By Joanie Harmon | UCLA Ed & IS Ampersand
LAUSD’s first African American superintendent recalls the reaction of schools and families to the possibility of federally mandated busing, integration.
During the second presidential debates earlier this summer, Senator Kamala Harris cited her experiences as a product of school desegregation in the early 1970s. By doing so, she acknowledged a long-shelved but hardly forgotten aspect of the nation’s social, educational, and racial history.
Sid Thompson, a Senior Fellow at UCLA’s Center X, was a principal at Crenshaw High School during the time of the possibility of a federal mandate on busing to integrate public schools. In an interview last fall, he shared his observations of students, families, and his colleagues in the historic – and perpetual – debate over reorganizing the way that public education is provided in order to create a semblance of racial equality.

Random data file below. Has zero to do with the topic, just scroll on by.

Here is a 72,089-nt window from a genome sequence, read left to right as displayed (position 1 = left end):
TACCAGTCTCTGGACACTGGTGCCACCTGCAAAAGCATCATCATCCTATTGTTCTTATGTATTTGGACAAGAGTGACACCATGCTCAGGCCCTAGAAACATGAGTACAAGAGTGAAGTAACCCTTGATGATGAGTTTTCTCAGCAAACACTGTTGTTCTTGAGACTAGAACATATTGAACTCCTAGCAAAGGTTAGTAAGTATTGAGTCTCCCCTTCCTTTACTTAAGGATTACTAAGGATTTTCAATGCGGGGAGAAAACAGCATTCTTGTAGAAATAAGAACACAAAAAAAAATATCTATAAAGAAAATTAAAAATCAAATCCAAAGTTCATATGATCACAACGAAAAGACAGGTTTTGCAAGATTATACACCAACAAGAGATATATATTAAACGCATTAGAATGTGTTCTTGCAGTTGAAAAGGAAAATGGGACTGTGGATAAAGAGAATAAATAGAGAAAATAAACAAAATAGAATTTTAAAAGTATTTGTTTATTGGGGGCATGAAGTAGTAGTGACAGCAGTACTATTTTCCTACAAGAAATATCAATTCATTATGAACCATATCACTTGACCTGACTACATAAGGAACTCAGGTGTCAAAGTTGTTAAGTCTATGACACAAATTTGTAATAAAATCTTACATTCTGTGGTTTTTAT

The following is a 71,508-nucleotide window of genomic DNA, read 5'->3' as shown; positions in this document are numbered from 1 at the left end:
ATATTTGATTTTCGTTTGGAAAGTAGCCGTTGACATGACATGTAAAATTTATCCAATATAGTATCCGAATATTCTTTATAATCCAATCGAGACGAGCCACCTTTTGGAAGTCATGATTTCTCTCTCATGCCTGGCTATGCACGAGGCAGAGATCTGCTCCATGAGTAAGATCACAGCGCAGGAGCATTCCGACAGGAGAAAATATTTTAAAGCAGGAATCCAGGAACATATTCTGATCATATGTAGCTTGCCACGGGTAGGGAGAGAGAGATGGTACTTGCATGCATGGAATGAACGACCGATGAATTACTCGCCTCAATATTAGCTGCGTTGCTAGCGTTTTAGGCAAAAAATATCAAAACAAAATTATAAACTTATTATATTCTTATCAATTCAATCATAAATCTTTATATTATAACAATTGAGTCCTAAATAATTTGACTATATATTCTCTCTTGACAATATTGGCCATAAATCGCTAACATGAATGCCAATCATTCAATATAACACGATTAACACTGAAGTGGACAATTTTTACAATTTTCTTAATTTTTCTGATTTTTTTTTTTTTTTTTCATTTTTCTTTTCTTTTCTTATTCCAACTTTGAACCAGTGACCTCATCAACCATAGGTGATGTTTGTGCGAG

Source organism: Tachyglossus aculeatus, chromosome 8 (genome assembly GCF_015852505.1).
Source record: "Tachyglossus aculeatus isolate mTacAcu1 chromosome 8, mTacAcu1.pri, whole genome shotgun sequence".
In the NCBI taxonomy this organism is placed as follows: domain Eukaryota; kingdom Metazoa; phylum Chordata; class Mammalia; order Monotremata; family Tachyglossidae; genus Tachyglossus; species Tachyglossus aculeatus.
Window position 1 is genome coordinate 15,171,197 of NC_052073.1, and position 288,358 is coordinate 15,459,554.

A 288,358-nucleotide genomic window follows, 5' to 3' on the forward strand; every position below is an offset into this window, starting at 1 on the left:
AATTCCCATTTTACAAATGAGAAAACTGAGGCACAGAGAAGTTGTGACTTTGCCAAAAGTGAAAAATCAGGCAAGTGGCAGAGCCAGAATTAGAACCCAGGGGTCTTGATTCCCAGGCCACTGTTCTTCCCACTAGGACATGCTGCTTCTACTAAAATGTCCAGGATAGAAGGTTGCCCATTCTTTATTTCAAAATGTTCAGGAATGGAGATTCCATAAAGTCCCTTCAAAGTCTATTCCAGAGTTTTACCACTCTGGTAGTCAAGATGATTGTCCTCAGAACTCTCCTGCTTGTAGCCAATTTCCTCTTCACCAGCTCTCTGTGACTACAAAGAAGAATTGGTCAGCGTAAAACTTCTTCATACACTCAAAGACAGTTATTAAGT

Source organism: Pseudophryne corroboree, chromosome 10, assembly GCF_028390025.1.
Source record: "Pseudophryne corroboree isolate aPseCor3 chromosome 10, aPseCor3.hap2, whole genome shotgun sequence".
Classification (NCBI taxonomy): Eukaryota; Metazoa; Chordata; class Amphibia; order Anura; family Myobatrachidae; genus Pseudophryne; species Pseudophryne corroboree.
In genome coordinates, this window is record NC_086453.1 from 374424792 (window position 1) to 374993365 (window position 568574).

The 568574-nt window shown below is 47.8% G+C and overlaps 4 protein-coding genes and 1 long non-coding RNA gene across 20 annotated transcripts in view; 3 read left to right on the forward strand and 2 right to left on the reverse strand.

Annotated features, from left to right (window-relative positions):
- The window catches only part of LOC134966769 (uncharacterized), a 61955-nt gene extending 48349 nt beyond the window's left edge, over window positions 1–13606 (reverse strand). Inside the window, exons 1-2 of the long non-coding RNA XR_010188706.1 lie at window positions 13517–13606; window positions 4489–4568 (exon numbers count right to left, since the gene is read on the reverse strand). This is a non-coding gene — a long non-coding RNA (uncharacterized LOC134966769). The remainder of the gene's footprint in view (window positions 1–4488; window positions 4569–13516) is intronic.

Thompson, who later became the first African American superintendent of LAUSD, serving in that post from 1991 to 1996 – encompassing the period of the 1992 Los Angeles Riots that gave birth to UCLA’s Center X.
In this interview, Thompson described the ways that Los Angeles schools dealt with the pros and cons of busing, how some teachers avoided the perceived threat of working at an inner-city school, and how ordinary citizens – not lawmakers – changed the course of public education in profound but no less controversial ways.